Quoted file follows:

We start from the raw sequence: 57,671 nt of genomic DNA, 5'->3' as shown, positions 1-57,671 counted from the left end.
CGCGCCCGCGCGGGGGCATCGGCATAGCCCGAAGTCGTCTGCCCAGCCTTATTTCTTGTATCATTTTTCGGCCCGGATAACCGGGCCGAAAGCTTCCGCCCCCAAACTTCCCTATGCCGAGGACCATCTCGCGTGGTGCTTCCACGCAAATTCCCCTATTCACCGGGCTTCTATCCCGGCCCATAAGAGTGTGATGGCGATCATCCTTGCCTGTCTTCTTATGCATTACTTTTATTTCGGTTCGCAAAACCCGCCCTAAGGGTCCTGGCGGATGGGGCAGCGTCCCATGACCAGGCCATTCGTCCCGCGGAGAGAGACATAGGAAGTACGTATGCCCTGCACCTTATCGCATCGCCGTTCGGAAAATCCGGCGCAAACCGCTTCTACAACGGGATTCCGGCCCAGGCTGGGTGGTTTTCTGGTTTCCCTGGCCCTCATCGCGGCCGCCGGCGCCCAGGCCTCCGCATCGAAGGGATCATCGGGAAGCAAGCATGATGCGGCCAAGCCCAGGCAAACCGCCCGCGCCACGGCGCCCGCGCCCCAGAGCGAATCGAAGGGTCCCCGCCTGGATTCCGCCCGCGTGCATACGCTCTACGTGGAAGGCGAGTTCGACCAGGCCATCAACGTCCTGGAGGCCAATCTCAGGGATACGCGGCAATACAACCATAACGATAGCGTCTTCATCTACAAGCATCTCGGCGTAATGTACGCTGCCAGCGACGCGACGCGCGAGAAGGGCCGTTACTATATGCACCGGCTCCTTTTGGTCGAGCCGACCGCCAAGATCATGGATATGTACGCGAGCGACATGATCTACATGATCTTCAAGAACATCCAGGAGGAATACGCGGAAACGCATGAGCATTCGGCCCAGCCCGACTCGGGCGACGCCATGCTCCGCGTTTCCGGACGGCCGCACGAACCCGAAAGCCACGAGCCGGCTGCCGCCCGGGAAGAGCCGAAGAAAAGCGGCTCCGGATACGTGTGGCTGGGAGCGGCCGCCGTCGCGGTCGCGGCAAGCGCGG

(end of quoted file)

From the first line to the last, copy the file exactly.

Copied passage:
We start from the raw sequence: 57,671 nt of genomic DNA, 5'->3' as shown, positions 1-57,671 counted from the left end.
CGCGCCCGCGCGGGGGCATCGGCATAGCCCGAAGTCGTCTGCCCAGCCTTATTTCTTGTATCATTTTTCGGCCCGGATAACCGGGCCGAAAGCTTCCGCCCCCAAACTTCCCTATGCCGAGGACCATCTCGCGTGGTGCTTCCACGCAAATTCCCCTATTCACCGGGCTTCTATCCCGGCCCATAAGAGTGTGATGGCGATCATCCTTGCCTGTCTTCTTATGCATTACTTTTATTTCGGTTCGCAAAACCCGCCCTAAGGGTCCTGGCGGATGGGGCAGCGTCCCATGACCAGGCCATTCGTCCCGCGGAGAGAGACATAGGAAGTACGTATGCCCTGCACCTTATCGCATCGCCGTTCGGAAAATCCGGCGCAAACCGCTTCTACAACGGGATTCCGGCCCAGGCTGGGTGGTTTTCTGGTTTCCCTGGCCCTCATCGCGGCCGCCGGCGCCCAGGCCTCCGCATCGAAGGGATCATCGGGAAGCAAGCATGATGCGGCCAAGCCCAGGCAAACCGCCCGCGCCACGGCGCCCGCGCCCCAGAGCGAATCGAAGGGTCCCCGCCTGGATTCCGCCCGCGTGCATACGCTCTACGTGGAAGGCGAGTTCGACCAGGCCATCAACGTCCTGGAGGCCAATCTCAGGGATACGCGGCAATACAACCATAACGATAGCGTCTTCATCTACAAGCATCTCGGCGTAATGTACGCTGCCAGCGACGCGACGCGCGAGAAGGGCCGTTACTATATGCACCGGCTCCTTTTGGTCGAGCCGACCGCCAAGATCATGGATATGTACGCGAGCGACATGATCTACATGATCTTCAAGAACATCCAGGAGGAATACGCGGAAACGCATGAGCATTCGGCCCAGCCCGACTCGGGCGACGCCATGCTCCGCGTTTCCGGACGGCCGCACGAACCCGAAAGCCACGAGCCGGCTGCCGCCCGGGAAGAGCCGAAGAAAAGCGGCTCCGGATACGTGTGGCTGGGAGCGGCCGCCGTCGCGGTCGCGGCAAGCGCGG